One of the misconceptions that newer students have to overcome is the belief that exercise is something they “should” do for good health. Amazingly, the promise of good health is actually a very poor motivator for exercise.
Jane Brody writes in this New York Times article that the eventual promise of good health is hard to use as a daily motivator when your day is full of more immediate temptations and distractions. (Jane Brody is one of my longtime favorite health and nutrition writers. Check out her cookbooks.)
Brody writes that good health is too big and abstract a concept to overcome the daily temptations we all face. Good health is always something we can address tomorrow…or until we have a major health event.
But if good health is a poor motivator, what else have we got?
Vivienne, I love your story because it so clearly speaks of the important relationship that can exist between instructor and student. It’s clear that you care about your students. Please keep sharing.
Timely article…..for me as well as my class members. I’m still struggling with personal motivation following another summer of deconditioning in Colorado.
Thanks also for the link to Jane Brody’s article and a stand out phrase that I’ve started to repeat “Consistency trumps quantity” (and even “quality”, come to that). A long time regular (in an irregular sort of way) has been showing up for every class for a few weeks now……made a bit of a joke along the lines of looks like he’s down for a commited relationship rather than a few one-night-stands. Turns out his doctor wants him to lose 30 lbs so, after a bit of convo about how to acheive it best, it transpired that he’s been diagnosed with T2D…..with the need for metformin and regular glucose monitoring. Had cause to mention the value of regular monitoring during the day after exercise as exercise=increased insulin sensitivity in the muscles. Had my best thought on the way home though (and also after reading this post)…….and this is something to take on board for any folk with such issues in their classes…..he’s now becoming a consistent *trainee*. Not only that, he’s starting to listen to cues and try to work a bit harder than his old self. With consistency comes increased fitness and the ability to work harder in real terms for the same level of perceived exertion……and, I suspect, the potential for hypoglycemia in someone who’s diligent about taking their meds and keeping blood glucose under tight control.
Note to self#1:… an emergency energy gel in the gym bag “just in case” and a reminder to measure glucose levels for a few hours (the whole day would be good….)
Note to self#2:…..walk the walk yourself, Vivienne!!
Thank you, Ellen. This is such an important issue for our students. We all struggle with it at one time or another. Imagine the value we can add to our classes if we can offer some help. I am really happy it worked well for you.
This was awesome in my class today. Very well thought out. Thanks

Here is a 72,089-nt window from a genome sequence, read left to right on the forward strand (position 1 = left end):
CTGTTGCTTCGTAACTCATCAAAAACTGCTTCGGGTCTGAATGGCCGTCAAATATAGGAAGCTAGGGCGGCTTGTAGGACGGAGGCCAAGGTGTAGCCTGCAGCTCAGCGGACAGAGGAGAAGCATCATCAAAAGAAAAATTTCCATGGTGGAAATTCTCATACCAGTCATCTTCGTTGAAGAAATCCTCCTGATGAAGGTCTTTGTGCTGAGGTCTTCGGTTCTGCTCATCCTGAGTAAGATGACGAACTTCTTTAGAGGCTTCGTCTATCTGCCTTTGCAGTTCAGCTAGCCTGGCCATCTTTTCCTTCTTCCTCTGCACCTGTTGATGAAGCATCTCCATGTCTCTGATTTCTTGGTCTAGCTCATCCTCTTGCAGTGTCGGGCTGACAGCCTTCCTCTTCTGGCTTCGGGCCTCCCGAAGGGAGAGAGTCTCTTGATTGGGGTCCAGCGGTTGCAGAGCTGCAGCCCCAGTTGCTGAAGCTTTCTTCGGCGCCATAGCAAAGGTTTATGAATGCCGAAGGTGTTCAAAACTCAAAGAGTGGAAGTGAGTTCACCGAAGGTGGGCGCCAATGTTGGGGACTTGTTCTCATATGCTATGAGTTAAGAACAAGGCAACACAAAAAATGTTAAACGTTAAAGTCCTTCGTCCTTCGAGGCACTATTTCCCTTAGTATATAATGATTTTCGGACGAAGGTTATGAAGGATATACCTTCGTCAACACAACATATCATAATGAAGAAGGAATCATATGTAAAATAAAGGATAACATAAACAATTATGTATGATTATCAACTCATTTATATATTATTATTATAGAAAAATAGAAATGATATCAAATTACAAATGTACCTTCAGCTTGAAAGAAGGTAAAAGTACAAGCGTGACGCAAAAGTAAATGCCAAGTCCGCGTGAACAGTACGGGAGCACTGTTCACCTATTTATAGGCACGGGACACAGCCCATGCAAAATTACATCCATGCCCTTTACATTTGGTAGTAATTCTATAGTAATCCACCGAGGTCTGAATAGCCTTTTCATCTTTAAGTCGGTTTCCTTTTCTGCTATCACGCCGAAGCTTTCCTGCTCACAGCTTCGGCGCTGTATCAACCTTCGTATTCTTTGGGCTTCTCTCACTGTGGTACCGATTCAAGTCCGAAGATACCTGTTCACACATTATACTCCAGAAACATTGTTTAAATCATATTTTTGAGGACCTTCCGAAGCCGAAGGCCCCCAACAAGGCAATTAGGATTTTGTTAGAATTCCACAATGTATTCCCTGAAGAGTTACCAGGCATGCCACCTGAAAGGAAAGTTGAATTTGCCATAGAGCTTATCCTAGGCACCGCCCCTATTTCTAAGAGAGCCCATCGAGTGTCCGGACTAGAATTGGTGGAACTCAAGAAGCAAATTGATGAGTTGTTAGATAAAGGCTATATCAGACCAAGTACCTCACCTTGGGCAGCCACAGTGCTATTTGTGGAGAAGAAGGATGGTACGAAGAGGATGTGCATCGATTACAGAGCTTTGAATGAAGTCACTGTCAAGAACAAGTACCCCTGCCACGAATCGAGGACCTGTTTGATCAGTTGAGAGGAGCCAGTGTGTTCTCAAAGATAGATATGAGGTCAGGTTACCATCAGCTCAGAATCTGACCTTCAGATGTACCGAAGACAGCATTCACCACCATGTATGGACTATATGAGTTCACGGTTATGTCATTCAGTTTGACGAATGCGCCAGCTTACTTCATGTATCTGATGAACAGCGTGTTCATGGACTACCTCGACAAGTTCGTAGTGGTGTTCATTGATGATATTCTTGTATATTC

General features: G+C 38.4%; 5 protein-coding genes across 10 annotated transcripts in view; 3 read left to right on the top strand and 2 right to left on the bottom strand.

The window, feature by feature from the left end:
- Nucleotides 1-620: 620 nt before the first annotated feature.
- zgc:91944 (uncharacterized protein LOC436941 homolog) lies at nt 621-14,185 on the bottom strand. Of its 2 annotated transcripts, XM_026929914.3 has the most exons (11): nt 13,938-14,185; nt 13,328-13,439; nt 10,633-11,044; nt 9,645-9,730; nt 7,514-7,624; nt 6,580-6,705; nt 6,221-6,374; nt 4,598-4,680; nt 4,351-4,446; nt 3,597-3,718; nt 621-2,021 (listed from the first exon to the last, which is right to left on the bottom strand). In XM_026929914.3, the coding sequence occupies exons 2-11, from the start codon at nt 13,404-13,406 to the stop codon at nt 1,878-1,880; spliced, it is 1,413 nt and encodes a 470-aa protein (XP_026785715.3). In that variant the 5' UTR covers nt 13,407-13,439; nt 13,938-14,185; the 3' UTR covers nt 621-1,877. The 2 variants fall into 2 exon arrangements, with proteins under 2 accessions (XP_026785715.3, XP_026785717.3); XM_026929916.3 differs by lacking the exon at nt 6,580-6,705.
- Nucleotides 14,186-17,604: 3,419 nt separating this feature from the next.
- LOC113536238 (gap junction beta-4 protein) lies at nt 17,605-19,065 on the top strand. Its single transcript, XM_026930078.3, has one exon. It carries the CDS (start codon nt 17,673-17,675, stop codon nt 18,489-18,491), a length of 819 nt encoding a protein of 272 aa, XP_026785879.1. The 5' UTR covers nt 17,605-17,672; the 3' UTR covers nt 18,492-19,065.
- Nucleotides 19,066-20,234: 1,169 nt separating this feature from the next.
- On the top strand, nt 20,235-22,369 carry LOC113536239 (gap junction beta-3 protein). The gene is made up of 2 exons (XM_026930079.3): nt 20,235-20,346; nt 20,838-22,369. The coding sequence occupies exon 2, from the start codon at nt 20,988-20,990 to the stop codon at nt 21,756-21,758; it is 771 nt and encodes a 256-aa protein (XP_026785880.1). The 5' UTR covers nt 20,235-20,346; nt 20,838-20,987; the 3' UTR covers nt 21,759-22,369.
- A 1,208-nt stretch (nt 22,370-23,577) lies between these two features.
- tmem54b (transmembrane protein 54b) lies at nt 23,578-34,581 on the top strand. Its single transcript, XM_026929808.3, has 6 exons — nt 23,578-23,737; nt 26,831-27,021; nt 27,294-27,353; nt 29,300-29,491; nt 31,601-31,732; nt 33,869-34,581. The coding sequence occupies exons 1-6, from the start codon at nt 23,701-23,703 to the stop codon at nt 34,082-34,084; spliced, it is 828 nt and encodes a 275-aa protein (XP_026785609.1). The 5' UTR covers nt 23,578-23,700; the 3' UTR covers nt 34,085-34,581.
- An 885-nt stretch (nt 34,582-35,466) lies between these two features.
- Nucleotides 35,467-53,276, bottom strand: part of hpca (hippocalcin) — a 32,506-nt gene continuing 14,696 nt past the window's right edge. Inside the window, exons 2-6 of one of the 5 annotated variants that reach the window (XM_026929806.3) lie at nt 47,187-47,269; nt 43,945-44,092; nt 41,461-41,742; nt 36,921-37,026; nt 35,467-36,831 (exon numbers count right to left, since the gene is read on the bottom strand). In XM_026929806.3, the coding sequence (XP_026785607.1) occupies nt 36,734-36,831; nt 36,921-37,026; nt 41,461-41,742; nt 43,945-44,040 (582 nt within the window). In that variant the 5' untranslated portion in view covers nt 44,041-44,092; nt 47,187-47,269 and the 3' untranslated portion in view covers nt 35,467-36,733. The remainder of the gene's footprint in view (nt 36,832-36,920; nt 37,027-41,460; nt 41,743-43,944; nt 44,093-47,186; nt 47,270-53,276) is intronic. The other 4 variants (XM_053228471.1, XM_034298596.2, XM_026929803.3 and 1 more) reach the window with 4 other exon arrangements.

Great article Bill. I have been thinking about this subject recently as I am about to start Izabela’s 50 Class Cycle SMART Challenge across all the gyms where I teach. 120 days. 50 classes. 4 months. Goals set at the start. Each month has an additional 30 day interim challenge. Thank you for that. It couldn’t have come at a better time.
Izabella, this sounds awesome! I would love to hear more about it, perhaps we can do a podcast about this and inspire other instructors and studios to do something similar!
I love the concept of reframing. When I first read the linked NYT blog article, it made me think of how I sometimes talk myself out of going for a mtn bike ride. I work at home and theoretically could take a ride mid-day…but I come up with excuses that usually sound like this:
– I’m an entrepreneur! I need to work a full day like “normal” people before I can go out and exercise!
– Let me write just one more article (or paragraph)…then another, then another, then…ooops, it’s 6 pm, guess I can’t ride and have to make dinner!
– ugh, think of the time it will take to get dressed, get my camelback filled, get my bike ready….I’ll do it later.
– I’ll have to shower after, much better to wait.
I have several quick, hard rides I can do right from my door with minimal prep time, from 45 to 60 minutes, just like taking a class. And when I DO get out and ride, 100% of the time, I feel better, 100% of the time my head is clearer, and 100% of the time I am more productive afterward.
But admittedly I talk myself out of it more than I’d like to admit.
So I am working on reframing those thoughts, just like Bill suggests in this article. I am SOOOOO much better off when I overcome my obstacles and get out for that ride. I actually waste less time at my desk.
We can help our riders do the same thing with their days, by finding out the excuses they use do NOT come to class, and helping them reframe them into positive outcomes instead of excuses that keep them from doing what they need and want.